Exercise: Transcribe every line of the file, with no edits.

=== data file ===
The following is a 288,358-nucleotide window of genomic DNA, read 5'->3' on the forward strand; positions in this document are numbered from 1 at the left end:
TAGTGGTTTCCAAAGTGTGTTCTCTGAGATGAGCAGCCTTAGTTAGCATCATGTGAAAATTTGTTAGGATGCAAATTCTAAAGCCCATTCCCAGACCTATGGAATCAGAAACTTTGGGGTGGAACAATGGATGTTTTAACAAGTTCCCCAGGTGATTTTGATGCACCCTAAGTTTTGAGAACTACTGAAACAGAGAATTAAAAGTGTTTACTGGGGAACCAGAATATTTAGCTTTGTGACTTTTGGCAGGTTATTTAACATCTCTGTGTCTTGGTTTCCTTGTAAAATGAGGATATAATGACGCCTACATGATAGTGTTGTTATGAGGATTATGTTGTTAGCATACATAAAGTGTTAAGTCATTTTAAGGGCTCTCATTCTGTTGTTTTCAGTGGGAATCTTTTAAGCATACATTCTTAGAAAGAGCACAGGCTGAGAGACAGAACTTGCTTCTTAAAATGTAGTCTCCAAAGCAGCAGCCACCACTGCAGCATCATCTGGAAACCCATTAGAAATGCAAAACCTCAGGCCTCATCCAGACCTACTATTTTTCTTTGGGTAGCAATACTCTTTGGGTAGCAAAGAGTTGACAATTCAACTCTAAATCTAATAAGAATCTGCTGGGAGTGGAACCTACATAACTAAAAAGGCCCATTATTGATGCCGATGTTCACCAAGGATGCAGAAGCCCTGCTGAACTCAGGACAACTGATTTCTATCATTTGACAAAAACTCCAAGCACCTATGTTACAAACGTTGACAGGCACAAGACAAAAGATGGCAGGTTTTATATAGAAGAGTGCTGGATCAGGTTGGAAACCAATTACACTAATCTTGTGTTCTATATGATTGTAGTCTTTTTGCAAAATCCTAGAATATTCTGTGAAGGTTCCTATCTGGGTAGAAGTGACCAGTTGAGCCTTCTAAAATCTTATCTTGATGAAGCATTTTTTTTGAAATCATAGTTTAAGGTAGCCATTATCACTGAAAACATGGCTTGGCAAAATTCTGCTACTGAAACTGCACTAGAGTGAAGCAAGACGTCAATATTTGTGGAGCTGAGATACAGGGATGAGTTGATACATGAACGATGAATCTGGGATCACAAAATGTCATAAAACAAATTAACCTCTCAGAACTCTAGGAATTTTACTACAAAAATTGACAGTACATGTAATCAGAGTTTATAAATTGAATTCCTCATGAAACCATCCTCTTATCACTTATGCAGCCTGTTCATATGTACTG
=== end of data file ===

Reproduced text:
The following is a 288,358-nucleotide window of genomic DNA, read 5'->3' on the forward strand; positions in this document are numbered from 1 at the left end:
TAGTGGTTTCCAAAGTGTGTTCTCTGAGATGAGCAGCCTTAGTTAGCATCATGTGAAAATTTGTTAGGATGCAAATTCTAAAGCCCATTCCCAGACCTATGGAATCAGAAACTTTGGGGTGGAACAATGGATGTTTTAACAAGTTCCCCAGGTGATTTTGATGCACCCTAAGTTTTGAGAACTACTGAAACAGAGAATTAAAAGTGTTTACTGGGGAACCAGAATATTTAGCTTTGTGACTTTTGGCAGGTTATTTAACATCTCTGTGTCTTGGTTTCCTTGTAAAATGAGGATATAATGACGCCTACATGATAGTGTTGTTATGAGGATTATGTTGTTAGCATACATAAAGTGTTAAGTCATTTTAAGGGCTCTCATTCTGTTGTTTTCAGTGGGAATCTTTTAAGCATACATTCTTAGAAAGAGCACAGGCTGAGAGACAGAACTTGCTTCTTAAAATGTAGTCTCCAAAGCAGCAGCCACCACTGCAGCATCATCTGGAAACCCATTAGAAATGCAAAACCTCAGGCCTCATCCAGACCTACTATTTTTCTTTGGGTAGCAATACTCTTTGGGTAGCAAAGAGTTGACAATTCAACTCTAAATCTAATAAGAATCTGCTGGGAGTGGAACCTACATAACTAAAAAGGCCCATTATTGATGCCGATGTTCACCAAGGATGCAGAAGCCCTGCTGAACTCAGGACAACTGATTTCTATCATTTGACAAAAACTCCAAGCACCTATGTTACAAACGTTGACAGGCACAAGACAAAAGATGGCAGGTTTTATATAGAAGAGTGCTGGATCAGGTTGGAAACCAATTACACTAATCTTGTGTTCTATATGATTGTAGTCTTTTTGCAAAATCCTAGAATATTCTGTGAAGGTTCCTATCTGGGTAGAAGTGACCAGTTGAGCCTTCTAAAATCTTATCTTGATGAAGCATTTTTTTTGAAATCATAGTTTAAGGTAGCCATTATCACTGAAAACATGGCTTGGCAAAATTCTGCTACTGAAACTGCACTAGAGTGAAGCAAGACGTCAATATTTGTGGAGCTGAGATACAGGGATGAGTTGATACATGAACGATGAATCTGGGATCACAAAATGTCATAAAACAAATTAACCTCTCAGAACTCTAGGAATTTTACTACAAAAATTGACAGTACATGTAATCAGAGTTTATAAATTGAATTCCTCATGAAACCATCCTCTTATCACTTATGCAGCCTGTTCATATGTACTG